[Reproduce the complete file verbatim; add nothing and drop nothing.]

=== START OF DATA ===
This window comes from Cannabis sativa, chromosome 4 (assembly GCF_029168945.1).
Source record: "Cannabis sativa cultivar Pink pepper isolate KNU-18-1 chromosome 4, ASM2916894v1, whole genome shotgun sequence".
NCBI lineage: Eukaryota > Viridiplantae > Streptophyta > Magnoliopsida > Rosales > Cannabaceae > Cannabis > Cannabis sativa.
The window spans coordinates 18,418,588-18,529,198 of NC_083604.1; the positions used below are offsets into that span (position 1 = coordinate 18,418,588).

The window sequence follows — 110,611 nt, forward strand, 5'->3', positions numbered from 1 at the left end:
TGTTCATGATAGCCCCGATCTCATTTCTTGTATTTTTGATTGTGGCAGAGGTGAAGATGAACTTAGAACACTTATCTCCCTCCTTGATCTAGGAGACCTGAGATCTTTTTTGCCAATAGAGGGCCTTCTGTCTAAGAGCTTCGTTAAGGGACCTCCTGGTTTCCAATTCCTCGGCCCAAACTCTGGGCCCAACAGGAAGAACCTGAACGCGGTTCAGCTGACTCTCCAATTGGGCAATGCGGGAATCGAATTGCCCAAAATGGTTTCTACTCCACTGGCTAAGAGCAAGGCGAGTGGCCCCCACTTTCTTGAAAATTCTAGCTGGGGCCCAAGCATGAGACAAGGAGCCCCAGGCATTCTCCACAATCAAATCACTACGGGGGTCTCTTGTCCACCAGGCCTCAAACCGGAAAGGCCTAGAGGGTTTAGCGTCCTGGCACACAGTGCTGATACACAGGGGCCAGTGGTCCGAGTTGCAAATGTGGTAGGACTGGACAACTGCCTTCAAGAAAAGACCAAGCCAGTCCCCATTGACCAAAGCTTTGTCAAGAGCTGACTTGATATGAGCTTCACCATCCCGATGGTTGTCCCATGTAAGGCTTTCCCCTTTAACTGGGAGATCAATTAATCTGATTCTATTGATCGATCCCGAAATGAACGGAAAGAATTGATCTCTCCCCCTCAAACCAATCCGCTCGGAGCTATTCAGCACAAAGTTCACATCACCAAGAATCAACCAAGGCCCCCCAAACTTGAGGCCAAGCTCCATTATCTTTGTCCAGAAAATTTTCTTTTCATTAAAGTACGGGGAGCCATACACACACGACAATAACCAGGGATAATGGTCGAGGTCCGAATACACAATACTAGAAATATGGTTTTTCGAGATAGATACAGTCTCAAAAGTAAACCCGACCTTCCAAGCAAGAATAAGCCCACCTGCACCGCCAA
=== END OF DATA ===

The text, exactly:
This window comes from Cannabis sativa, chromosome 4 (assembly GCF_029168945.1).
Source record: "Cannabis sativa cultivar Pink pepper isolate KNU-18-1 chromosome 4, ASM2916894v1, whole genome shotgun sequence".
NCBI lineage: Eukaryota > Viridiplantae > Streptophyta > Magnoliopsida > Rosales > Cannabaceae > Cannabis > Cannabis sativa.
The window spans coordinates 18,418,588-18,529,198 of NC_083604.1; the positions used below are offsets into that span (position 1 = coordinate 18,418,588).

The window sequence follows — 110,611 nt, forward strand, 5'->3', positions numbered from 1 at the left end:
TGTTCATGATAGCCCCGATCTCATTTCTTGTATTTTTGATTGTGGCAGAGGTGAAGATGAACTTAGAACACTTATCTCCCTCCTTGATCTAGGAGACCTGAGATCTTTTTTGCCAATAGAGGGCCTTCTGTCTAAGAGCTTCGTTAAGGGACCTCCTGGTTTCCAATTCCTCGGCCCAAACTCTGGGCCCAACAGGAAGAACCTGAACGCGGTTCAGCTGACTCTCCAATTGGGCAATGCGGGAATCGAATTGCCCAAAATGGTTTCTACTCCACTGGCTAAGAGCAAGGCGAGTGGCCCCCACTTTCTTGAAAATTCTAGCTGGGGCCCAAGCATGAGACAAGGAGCCCCAGGCATTCTCCACAATCAAATCACTACGGGGGTCTCTTGTCCACCAGGCCTCAAACCGGAAAGGCCTAGAGGGTTTAGCGTCCTGGCACACAGTGCTGATACACAGGGGCCAGTGGTCCGAGTTGCAAATGTGGTAGGACTGGACAACTGCCTTCAAGAAAAGACCAAGCCAGTCCCCATTGACCAAAGCTTTGTCAAGAGCTGACTTGATATGAGCTTCACCATCCCGATGGTTGTCCCATGTAAGGCTTTCCCCTTTAACTGGGAGATCAATTAATCTGATTCTATTGATCGATCCCGAAATGAACGGAAAGAATTGATCTCTCCCCCTCAAACCAATCCGCTCGGAGCTATTCAGCACAAAGTTCACATCACCAAGAATCAACCAAGGCCCCCCAAACTTGAGGCCAAGCTCCATTATCTTTGTCCAGAAAATTTTCTTTTCATTAAAGTACGGGGAGCCATACACACACGACAATAACCAGGGATAATGGTCGAGGTCCGAATACACAATACTAGAAATATGGTTTTTCGAGATAGATACAGTCTCAAAAGTAAACCCGACCTTCCAAGCAAGAATAAGCCCACCTGCACCGCCAA